Another nice feature of Alice is one can import models from Sketchup to Alice, opening up many possibilities, as shown in the movie below.

Wednesday, October 12, 2011

Complex Adaptive Systems

The other day I was teaching a class in the Introduction of Computational Social Science at GMU on complex adaptive systems and I came across the talk below by John Holland and thought it was worth sharing.

Fluid Dynamics and ABM used for the evacuation of a city

Emergencies are times of great uncertainty and while GIS has been used for a long time for planning evacuations, it has only been during the last few years that agent-based modeling (ABM) has been used to study peoples behavior in such situations.  In a recent article by Epstein et al. (2011), they combine Computational Fluid Dynamics (CFD) and ABM to study urban evacuation planning.

CFD is used to model the airborne transport of contaminants, while the ABM  models the social dynamics of the population.  Coupling of the two allows for simulating how populations might respond to a physically realistic contaminant plume.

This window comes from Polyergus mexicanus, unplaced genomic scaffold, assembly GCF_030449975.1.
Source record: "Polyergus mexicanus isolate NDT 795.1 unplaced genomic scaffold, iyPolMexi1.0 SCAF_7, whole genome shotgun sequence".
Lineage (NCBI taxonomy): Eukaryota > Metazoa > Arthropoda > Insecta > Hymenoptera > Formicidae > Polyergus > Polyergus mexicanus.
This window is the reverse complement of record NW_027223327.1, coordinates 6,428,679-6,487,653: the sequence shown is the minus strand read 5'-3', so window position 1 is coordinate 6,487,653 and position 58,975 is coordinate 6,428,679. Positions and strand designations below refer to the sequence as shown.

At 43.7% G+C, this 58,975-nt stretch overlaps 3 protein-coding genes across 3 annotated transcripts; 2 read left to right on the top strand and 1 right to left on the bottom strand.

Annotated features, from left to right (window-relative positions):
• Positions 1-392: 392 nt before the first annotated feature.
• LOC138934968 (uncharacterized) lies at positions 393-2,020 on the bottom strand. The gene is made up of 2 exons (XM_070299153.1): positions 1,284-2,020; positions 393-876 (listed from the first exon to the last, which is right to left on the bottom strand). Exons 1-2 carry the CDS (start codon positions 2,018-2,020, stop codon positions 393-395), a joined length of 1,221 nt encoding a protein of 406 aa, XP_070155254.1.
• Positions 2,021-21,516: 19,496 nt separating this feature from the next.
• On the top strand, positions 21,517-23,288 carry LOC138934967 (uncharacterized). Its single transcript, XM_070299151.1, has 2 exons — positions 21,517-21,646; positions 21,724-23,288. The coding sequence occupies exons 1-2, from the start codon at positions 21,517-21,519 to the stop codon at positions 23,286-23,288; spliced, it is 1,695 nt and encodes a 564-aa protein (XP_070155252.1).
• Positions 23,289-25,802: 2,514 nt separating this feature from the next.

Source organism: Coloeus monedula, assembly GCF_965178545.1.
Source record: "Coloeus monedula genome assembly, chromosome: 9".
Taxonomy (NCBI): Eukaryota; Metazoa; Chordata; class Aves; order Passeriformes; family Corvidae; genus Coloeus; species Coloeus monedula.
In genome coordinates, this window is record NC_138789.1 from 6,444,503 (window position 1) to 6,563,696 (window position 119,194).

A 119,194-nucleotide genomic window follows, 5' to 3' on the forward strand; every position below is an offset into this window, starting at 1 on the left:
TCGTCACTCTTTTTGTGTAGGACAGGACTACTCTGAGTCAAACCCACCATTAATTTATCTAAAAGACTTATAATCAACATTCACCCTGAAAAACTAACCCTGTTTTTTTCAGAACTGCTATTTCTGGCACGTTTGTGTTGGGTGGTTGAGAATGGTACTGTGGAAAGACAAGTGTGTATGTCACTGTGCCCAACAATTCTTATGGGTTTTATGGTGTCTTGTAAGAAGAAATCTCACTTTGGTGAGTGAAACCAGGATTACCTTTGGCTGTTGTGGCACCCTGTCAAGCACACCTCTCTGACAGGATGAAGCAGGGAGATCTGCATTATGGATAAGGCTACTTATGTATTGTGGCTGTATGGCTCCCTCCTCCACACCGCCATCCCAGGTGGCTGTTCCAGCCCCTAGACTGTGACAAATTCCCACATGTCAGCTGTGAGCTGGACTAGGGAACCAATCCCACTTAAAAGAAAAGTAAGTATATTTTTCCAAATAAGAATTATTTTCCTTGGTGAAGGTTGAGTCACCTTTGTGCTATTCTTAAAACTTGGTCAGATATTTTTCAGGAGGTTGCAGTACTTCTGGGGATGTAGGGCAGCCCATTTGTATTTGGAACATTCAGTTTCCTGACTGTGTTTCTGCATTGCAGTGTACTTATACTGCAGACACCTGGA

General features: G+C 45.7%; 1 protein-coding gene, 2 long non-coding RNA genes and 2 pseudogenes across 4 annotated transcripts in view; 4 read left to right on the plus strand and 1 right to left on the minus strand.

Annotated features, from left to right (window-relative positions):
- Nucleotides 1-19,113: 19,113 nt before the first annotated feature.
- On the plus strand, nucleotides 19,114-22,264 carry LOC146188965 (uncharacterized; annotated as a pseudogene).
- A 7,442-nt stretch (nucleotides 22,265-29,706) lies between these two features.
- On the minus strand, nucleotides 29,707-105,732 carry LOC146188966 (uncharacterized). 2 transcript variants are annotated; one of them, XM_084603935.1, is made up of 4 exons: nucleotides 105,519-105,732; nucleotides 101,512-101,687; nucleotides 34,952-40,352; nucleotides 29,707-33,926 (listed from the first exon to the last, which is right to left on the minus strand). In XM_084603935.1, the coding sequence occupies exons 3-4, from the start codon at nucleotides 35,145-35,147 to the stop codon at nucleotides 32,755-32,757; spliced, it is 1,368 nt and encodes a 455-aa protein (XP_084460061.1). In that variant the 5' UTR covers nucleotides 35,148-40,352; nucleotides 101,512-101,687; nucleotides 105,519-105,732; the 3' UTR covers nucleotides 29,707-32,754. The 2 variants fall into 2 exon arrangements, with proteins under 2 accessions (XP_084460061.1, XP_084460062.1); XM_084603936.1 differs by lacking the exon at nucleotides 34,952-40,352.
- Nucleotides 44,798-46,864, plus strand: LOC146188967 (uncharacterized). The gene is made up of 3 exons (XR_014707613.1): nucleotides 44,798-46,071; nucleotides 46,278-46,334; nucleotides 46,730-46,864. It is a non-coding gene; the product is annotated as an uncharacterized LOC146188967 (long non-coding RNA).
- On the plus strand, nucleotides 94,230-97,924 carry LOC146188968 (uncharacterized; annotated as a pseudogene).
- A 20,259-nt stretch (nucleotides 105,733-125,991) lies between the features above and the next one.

The movie below shows a hypothetical aerosol release in Los Angeles.

More information can be found at:

Epstein JM, Pankajakshan R, Hammond RA, 2011 Combining Computational Fluid Dynamics and Agent-Based Modeling: A New Approach to Evacuation Planning. PLoS ONE 6(5): e20139. doi:10.1371/journal.pone.0020139

Monday, October 10, 2011


What a great idea:
"The FuturICT flagship proposal intends to unify hundreds of the best scientists in Europe in a 10 year 1 billion EUR program to explore social life on earth and everything it relates to."

The movie below gives a nice overview of its aim:

More movies about the project can be found here or follow them on twitter

Sunday, October 02, 2011

Virtual Geographic Environments

A quick note for a new book entitled "Virtual Geographic Environments" from ESRI Press who write: